Mad in America’s upcoming webinar with the International Institute for Psychiatric Drug Withdrawal zeroes on uplifting personal tales of recovery: “Inspiration, Hope, and Healing: Psychiatric Drug Withdrawal Success Stories.”
Scheduled for 12 p.m. (Eastern) on Thursday, May 11, the 90-minute virtual event will feature Brooke Siem, author of the memoir May Cause Side Effects; Gemma Da Costa, a justice advocate in the United Kingdom and creator of a YouTube channel on withdrawal and her “health anxiety success story”; and Michael Priebe, writer, wellness coach, and founder of “The Healing Mindset” online course. James Moore, who produces the Let’s Talk Withdrawal and Mad In America podcasts, will host.
All of this is relevant for parents and close relatives, because no one—other than the person in distress—has a clearer view of treatment harms and their profound human consequences, and no one is rooting harder for their loved ones to heal. Parents and other family members crave hope. They long for a future where a child or sibling or spouse isn’t in pain, and they want to know, to believe, that it’s possible.
So stories of healing deserve to be heard. More than that, psychiatric survivors need to be heard. And seen. And taken seriously. Individuals who make it through the thorniest woods of drug-based treatment are too often unacknowledged by an establishment so fixated on the disease model, so blind to its failures, that those who suffer the consequences are rendered invisible.
For the pharmaceutically driven model to truly change, a different narrative must take hold—a narrative driven and shaped by individuals who speak truth to power. While withdrawal from psychiatric drugs has gotten some attention of late, particularly with the new guidance on antidepressants in the UK, the culture at large remains mostly oblivious to both the iatrogenic harms associated with psych drugs and the first-person accounts of those who survived them, got off them, endured withdrawal, and came out the other end.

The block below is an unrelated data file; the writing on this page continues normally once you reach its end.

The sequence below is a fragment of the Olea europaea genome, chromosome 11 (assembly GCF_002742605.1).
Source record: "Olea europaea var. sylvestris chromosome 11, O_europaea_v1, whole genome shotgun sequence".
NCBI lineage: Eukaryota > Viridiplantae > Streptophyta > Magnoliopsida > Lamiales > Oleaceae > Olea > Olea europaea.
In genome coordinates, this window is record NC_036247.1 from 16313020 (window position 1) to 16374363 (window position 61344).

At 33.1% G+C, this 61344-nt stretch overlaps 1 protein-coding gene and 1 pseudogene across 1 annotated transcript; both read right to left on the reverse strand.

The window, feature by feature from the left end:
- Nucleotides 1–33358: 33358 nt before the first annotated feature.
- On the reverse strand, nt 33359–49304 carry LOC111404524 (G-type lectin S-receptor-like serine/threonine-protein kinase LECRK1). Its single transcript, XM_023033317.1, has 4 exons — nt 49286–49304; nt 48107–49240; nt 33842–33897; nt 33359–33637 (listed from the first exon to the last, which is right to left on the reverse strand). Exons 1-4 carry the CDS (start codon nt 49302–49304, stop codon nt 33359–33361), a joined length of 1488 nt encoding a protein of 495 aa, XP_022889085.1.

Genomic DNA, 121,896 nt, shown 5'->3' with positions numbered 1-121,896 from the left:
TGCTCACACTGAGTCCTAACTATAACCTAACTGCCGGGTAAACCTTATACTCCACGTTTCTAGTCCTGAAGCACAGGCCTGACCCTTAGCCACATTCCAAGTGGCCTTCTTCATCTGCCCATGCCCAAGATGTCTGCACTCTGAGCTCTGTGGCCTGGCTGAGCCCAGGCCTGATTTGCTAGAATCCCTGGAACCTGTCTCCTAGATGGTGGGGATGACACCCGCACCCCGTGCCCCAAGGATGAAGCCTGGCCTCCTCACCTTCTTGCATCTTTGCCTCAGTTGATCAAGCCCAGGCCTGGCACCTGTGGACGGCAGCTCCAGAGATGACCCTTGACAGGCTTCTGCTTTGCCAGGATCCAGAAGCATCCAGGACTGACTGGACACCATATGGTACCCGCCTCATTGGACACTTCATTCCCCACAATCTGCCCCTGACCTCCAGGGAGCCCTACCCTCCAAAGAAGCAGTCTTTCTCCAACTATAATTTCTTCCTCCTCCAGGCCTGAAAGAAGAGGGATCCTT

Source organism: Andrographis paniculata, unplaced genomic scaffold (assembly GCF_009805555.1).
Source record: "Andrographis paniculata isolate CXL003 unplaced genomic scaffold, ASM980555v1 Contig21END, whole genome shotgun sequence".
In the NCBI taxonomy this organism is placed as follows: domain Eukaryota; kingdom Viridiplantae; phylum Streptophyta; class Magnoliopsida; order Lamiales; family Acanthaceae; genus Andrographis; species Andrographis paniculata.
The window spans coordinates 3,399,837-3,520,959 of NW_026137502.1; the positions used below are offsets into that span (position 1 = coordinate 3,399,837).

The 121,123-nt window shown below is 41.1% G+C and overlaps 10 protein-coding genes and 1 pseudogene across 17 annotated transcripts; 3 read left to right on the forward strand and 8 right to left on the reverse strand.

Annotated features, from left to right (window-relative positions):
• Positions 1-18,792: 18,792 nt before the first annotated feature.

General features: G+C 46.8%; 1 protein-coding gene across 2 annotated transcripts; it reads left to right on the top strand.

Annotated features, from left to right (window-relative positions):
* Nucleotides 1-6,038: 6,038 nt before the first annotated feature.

But not just survived—thrived. Moved forward with a sense of mission.
This is why their stories matter, and why we need to pipe down and listen. What challenges the prevailing narrative more than people whose lives are filled with creativity, connection, and purpose? Who can better speak to the wrongs of the existing system and the rights of those who seize their autonomy, claim their voice, find another way?
As the webinar description explains: “These incredible panelists will share information and inspiration for those on the journey, their loved ones, practitioners, and anyone interested in the topic. There will be a deep dive into what helped each panelist heal and move on to live a fulfilling life. We’ll share valuable resources and the audience will have the opportunity to ask questions”
Tickets are $10 and can be purchased on eventbrite. Mark May 11 on your calendars, and let’s all move forward with hope.
Amy Biancolli, Family Editor
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Mad in America hosts blogs by a diverse group of writers. These posts are designed to serve as a public forum for a discussion—broadly speaking—of psychiatry and its treatments. The opinions expressed are the writers’ own.
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